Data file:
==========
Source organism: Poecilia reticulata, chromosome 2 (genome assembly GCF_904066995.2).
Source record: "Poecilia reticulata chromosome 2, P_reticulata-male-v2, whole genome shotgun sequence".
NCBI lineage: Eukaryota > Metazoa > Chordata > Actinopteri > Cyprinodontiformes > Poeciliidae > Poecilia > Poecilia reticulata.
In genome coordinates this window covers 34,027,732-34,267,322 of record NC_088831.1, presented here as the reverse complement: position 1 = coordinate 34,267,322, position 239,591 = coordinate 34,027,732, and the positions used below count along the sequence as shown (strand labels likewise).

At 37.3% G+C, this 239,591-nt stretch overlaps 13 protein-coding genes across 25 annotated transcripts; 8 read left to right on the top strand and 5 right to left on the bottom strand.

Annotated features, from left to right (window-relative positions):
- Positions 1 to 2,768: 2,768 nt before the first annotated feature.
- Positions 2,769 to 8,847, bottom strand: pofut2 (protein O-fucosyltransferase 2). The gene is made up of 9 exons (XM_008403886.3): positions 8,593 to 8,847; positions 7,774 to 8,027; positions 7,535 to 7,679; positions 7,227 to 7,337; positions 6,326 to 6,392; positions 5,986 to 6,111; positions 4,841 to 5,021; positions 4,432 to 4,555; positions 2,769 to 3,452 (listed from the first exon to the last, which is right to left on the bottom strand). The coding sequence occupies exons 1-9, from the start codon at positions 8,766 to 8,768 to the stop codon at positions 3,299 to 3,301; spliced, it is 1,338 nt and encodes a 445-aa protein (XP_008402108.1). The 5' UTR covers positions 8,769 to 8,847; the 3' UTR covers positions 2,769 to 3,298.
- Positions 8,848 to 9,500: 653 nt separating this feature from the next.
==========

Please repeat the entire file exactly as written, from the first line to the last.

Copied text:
Source organism: Poecilia reticulata, chromosome 2 (genome assembly GCF_904066995.2).
Source record: "Poecilia reticulata chromosome 2, P_reticulata-male-v2, whole genome shotgun sequence".
NCBI lineage: Eukaryota > Metazoa > Chordata > Actinopteri > Cyprinodontiformes > Poeciliidae > Poecilia > Poecilia reticulata.
In genome coordinates this window covers 34,027,732-34,267,322 of record NC_088831.1, presented here as the reverse complement: position 1 = coordinate 34,267,322, position 239,591 = coordinate 34,027,732, and the positions used below count along the sequence as shown (strand labels likewise).

At 37.3% G+C, this 239,591-nt stretch overlaps 13 protein-coding genes across 25 annotated transcripts; 8 read left to right on the top strand and 5 right to left on the bottom strand.

Annotated features, from left to right (window-relative positions):
- Positions 1 to 2,768: 2,768 nt before the first annotated feature.
- Positions 2,769 to 8,847, bottom strand: pofut2 (protein O-fucosyltransferase 2). The gene is made up of 9 exons (XM_008403886.3): positions 8,593 to 8,847; positions 7,774 to 8,027; positions 7,535 to 7,679; positions 7,227 to 7,337; positions 6,326 to 6,392; positions 5,986 to 6,111; positions 4,841 to 5,021; positions 4,432 to 4,555; positions 2,769 to 3,452 (listed from the first exon to the last, which is right to left on the bottom strand). The coding sequence occupies exons 1-9, from the start codon at positions 8,766 to 8,768 to the stop codon at positions 3,299 to 3,301; spliced, it is 1,338 nt and encodes a 445-aa protein (XP_008402108.1). The 5' UTR covers positions 8,769 to 8,847; the 3' UTR covers positions 2,769 to 3,298.
- Positions 8,848 to 9,500: 653 nt separating this feature from the next.